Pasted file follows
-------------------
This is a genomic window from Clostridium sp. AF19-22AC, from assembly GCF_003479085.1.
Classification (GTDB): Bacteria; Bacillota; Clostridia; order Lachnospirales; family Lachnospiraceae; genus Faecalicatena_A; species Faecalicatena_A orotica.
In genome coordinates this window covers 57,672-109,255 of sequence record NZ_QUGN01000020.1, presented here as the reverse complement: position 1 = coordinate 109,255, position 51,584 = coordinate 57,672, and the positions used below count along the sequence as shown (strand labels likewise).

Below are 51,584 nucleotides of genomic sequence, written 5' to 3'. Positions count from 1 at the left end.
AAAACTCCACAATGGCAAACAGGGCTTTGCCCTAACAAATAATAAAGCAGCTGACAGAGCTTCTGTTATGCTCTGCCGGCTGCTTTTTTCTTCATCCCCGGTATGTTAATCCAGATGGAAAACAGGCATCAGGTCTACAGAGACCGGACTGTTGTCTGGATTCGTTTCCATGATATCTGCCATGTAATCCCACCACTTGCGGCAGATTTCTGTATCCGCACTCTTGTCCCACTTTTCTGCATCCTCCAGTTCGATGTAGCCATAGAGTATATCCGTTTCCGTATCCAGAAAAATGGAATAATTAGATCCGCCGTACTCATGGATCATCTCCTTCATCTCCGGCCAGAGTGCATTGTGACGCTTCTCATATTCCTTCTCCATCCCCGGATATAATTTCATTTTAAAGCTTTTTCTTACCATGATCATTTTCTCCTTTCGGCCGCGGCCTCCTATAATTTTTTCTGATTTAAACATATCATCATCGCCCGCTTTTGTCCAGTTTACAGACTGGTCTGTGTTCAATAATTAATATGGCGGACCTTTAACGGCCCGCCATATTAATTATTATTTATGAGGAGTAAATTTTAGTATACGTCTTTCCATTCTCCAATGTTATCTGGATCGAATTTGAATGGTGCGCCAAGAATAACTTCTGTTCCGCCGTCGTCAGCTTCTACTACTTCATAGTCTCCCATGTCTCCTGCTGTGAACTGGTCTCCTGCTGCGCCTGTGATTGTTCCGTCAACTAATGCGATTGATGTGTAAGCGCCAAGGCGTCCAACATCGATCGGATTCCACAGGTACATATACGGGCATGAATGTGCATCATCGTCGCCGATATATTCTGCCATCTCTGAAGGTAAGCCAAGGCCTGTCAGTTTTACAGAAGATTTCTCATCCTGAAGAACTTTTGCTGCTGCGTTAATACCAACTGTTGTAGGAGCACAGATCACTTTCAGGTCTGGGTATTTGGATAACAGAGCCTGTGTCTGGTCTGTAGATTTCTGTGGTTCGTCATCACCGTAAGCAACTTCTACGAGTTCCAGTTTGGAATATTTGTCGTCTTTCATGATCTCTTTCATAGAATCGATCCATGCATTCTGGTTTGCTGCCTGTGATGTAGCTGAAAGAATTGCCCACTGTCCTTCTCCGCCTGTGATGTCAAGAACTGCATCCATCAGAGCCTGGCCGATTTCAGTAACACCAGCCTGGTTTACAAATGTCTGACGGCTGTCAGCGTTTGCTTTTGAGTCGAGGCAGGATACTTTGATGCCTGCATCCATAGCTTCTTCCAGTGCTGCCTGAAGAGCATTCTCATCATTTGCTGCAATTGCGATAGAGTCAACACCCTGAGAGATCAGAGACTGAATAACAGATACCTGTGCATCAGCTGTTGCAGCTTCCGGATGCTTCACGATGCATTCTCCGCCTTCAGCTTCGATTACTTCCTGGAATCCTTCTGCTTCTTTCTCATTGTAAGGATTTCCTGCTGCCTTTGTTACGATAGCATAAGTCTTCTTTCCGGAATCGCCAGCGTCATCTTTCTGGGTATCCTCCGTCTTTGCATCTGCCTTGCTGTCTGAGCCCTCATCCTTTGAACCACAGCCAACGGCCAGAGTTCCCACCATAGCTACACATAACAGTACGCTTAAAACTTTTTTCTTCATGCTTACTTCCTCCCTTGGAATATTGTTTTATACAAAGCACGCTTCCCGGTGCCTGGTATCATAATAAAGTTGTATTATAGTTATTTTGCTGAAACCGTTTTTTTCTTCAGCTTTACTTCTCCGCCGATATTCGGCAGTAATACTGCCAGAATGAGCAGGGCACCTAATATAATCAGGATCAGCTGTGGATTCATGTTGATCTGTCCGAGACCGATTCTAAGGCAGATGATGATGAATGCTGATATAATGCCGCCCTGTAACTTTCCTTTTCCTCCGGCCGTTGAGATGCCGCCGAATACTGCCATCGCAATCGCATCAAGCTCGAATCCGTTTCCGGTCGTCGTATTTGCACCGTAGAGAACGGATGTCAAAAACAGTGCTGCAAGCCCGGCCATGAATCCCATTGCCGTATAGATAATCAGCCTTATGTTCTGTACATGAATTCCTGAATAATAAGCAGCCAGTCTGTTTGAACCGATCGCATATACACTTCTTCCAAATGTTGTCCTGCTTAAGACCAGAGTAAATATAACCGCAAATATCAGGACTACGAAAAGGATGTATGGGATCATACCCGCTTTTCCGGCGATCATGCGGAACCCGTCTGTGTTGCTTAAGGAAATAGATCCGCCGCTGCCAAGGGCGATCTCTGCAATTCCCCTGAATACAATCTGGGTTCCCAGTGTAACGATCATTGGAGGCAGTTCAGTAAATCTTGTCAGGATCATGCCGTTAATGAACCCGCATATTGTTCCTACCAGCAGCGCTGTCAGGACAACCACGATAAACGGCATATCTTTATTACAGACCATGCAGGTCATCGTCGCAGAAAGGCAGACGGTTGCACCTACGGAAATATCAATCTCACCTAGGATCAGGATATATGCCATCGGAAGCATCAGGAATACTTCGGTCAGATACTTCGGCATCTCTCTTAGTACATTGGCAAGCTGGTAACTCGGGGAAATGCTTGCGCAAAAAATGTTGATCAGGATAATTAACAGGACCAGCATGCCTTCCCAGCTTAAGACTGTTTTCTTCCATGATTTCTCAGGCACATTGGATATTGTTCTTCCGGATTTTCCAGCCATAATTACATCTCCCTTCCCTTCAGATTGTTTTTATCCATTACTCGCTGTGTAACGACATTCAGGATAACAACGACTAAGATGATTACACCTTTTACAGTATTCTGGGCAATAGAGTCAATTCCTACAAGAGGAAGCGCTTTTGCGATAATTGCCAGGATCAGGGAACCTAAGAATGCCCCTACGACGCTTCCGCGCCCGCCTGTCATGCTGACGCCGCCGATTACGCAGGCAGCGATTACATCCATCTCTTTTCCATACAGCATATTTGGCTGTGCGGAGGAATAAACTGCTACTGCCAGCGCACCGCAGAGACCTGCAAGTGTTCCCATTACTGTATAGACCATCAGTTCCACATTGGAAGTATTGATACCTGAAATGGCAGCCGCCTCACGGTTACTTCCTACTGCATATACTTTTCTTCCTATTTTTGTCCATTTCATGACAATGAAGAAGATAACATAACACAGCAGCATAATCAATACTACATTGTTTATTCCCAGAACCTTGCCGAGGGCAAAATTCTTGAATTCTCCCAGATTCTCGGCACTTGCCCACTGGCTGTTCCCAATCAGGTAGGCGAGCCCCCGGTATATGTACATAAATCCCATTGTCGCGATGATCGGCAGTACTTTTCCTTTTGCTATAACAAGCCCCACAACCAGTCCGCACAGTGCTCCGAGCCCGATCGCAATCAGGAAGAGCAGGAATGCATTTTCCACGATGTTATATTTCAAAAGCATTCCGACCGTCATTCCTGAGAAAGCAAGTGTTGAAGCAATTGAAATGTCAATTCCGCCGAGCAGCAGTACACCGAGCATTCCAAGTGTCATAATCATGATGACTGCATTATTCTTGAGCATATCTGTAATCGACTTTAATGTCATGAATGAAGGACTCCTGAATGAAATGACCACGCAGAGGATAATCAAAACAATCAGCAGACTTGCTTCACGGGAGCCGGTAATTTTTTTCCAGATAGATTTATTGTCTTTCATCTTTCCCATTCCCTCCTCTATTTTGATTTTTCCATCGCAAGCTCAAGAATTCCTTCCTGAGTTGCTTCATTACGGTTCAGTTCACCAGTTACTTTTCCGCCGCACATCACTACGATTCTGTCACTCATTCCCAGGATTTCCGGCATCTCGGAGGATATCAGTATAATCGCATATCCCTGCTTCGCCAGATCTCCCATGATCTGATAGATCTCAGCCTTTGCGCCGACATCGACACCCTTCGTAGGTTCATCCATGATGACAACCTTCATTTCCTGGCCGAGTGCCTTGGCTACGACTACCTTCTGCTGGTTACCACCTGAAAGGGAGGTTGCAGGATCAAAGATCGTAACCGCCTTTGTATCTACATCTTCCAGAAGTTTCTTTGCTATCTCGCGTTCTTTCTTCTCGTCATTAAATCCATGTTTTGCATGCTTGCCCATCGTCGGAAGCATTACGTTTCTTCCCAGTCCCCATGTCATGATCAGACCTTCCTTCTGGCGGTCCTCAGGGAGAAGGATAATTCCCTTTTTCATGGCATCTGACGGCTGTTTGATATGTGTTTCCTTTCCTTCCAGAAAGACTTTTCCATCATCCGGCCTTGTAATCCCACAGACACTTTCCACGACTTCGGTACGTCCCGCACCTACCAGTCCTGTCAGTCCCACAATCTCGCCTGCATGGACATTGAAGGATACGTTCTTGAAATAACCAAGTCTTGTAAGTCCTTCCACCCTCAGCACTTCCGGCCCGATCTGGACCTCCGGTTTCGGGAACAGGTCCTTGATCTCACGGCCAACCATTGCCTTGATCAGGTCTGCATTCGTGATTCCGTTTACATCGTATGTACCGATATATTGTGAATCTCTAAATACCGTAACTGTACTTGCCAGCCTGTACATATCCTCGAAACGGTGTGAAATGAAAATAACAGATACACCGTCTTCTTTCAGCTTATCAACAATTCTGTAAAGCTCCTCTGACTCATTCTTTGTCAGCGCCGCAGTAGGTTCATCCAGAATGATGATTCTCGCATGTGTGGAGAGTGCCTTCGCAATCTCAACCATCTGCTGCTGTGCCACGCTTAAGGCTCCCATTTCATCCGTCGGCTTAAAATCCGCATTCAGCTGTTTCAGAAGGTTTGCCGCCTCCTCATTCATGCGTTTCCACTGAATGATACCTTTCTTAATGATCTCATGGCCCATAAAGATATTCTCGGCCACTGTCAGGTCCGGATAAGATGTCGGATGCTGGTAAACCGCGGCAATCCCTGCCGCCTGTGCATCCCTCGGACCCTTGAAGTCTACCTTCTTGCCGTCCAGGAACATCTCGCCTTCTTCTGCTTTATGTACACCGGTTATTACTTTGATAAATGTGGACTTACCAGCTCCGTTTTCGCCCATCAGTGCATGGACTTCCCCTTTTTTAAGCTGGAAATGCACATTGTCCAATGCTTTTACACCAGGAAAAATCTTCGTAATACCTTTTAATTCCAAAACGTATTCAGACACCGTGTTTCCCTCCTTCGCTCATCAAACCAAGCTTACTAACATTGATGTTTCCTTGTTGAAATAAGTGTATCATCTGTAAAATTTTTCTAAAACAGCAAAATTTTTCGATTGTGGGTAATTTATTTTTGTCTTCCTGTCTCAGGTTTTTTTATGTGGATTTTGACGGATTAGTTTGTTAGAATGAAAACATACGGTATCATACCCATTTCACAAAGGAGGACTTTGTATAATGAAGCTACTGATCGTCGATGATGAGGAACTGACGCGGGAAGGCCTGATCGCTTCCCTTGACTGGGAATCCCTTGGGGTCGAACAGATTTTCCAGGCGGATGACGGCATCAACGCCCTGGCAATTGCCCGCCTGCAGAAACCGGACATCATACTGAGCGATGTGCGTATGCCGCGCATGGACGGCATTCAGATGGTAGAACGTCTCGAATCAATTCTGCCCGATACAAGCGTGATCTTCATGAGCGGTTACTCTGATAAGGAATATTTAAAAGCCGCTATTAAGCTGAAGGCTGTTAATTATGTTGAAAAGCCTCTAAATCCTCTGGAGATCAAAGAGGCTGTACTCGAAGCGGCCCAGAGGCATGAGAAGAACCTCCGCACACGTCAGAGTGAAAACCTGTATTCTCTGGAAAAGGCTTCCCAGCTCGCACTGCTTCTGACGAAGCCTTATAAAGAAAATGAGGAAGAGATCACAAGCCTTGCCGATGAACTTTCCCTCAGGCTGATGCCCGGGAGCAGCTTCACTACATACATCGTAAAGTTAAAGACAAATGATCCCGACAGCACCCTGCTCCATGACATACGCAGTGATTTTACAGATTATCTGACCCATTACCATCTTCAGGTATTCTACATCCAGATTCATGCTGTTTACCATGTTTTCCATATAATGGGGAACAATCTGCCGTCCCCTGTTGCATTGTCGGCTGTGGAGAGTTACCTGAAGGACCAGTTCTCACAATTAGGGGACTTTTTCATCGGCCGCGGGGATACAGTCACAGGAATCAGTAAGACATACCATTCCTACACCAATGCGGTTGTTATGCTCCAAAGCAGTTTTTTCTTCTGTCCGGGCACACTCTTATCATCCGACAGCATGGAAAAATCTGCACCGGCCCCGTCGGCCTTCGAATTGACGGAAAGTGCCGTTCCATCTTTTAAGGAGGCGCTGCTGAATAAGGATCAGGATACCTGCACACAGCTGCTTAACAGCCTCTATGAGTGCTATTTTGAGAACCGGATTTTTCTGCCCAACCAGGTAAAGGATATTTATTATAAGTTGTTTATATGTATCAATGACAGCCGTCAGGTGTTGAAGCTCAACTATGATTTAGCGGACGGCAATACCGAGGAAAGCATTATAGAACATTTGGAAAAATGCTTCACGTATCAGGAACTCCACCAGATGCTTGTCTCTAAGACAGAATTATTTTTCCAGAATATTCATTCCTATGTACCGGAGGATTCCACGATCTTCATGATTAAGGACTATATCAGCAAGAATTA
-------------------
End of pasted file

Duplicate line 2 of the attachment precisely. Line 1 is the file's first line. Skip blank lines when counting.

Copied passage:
Classification (GTDB): Bacteria; Bacillota; Clostridia; order Lachnospirales; family Lachnospiraceae; genus Faecalicatena_A; species Faecalicatena_A orotica.